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What makes video gaming machines illegal

By Erin Smith

Following the raid and closing of four video gaming establishments in Bladen County last week, some of our readers have asked what it is that makes the games illegal. The answer to that is not so easy.

“Video gaming and gambling in general is a grey area and everyone interprets this area in their own way.  In the end, a game of chance is a game of chance and a game of skill is a game of skill.  When you put a bet with a game of chance, you have broken the law in the State of North Carolina,” said Sgt. J. Hewett, with the Criminal Investigations/Narcotics Unit of the Bladen County Sheriff’s Office.

Bladen County Chief Deputy Larry Guyton said the charges against the operators of the establishments raided last week pertain to the type of software used by the games. He explained the undercover officers with the Alcohol Law Enforcement are trained in how to identify software that is illegal under the North Carolina General Statutes.

The establishments that were subjected to raids and had machines seized last week and the owners are facing charges included Freddy’s on Elm in Clarkton, Klix 211 Arcade in Abbottsburg, Jewels Sweepstakes in Bladenboro, and 701 Sweepstakes near White Lake. One establishment, the Aladdin in Dublin, voluntarily closed its doors.

“They were using software, that by definition of the General Statutes, is illegal,” said Chief Deputy Guyton.

Sgt. Hewett noted that it is very clear what a game of chance and a game of skill are. The NC General Statute 14-292, defines as gambling, “Any person or organization that operates any game of chance or any person who plays or gets on any game of chance at which any money, property or other thing of value is bet, whether be in stake or not.”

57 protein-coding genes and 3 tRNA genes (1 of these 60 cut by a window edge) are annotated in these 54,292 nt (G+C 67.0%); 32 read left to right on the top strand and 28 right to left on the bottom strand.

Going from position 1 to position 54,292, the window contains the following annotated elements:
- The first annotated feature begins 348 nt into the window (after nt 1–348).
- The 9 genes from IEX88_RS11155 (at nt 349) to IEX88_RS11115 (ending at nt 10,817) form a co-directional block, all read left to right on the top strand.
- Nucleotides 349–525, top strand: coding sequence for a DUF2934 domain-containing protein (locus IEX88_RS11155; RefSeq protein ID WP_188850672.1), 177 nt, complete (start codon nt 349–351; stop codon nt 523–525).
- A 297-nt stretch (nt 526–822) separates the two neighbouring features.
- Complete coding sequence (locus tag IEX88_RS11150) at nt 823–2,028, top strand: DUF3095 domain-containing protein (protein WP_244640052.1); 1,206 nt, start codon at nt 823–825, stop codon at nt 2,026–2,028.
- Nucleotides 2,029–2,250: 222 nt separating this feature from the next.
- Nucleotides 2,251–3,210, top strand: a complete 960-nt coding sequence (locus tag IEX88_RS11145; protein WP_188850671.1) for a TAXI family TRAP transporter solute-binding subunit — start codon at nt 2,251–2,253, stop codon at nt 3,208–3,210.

He also explained that under the NC General Statutes it is illegal for someone to bet on a game by placing money on the chance there will be a particular outcome. For example, if the player makes a bet on the chances of the symbols in a game lining up a certain way, that is considered gambling.

Sgt. Hewett said it is illegal for anyone to operate a video game that simulates a game ordinarily played on slot machines for the purposes of electronic game promotion. He added it is also illegal to promote a sweepstakes that is conducted through the use of an entertaining display such as a computer screen.

Sgt. Hewett said there are some software companies who are still involved in litigation with the Alcohol Law Enforcement agency here in North Carolina.

“Basically, they are arguing their software is legal,” said Sgt. Hewett.

So far, only one software company, Gift Surplus, has had two court rulings in their favor in North Carolina. As a result of those two court rulings, ALE is under a temporary retraining order with Gift Surplus.

In the Onslow County Court ruling issued by Superior Court Judge Ebern T. Watson, it reads, “Gift Surplus operates a lawful and legitimate e-commerce business and in support thereof offers to the public a legitimate promotional sweepstakes.”

The ruling also continues, “Sweepstakes are governed by NC General Statute 14-306.4. If operated in compliance with all statutes, a promotional sweepstakes is lawful in North Carolina (as they are in many other states) and are offered to the public by many major retailers and manufacturers.”

Sgt. Hewett said Moore County also issued a similar ruling. In the Moore County case, Gift Surplus kiosks are seized during a raid of several businesses. Moore County Superior Court Judge James Webb upheld Judge Watson’s ruling and order the machines seized to be returned to the business owners.

The court rulings are currently under appeal. The court rulings apply only to the Gift Surplus machines at this time. Sgt. Hewett said no Gift Surplus machines were knowingly seized in Thursday’s raids.

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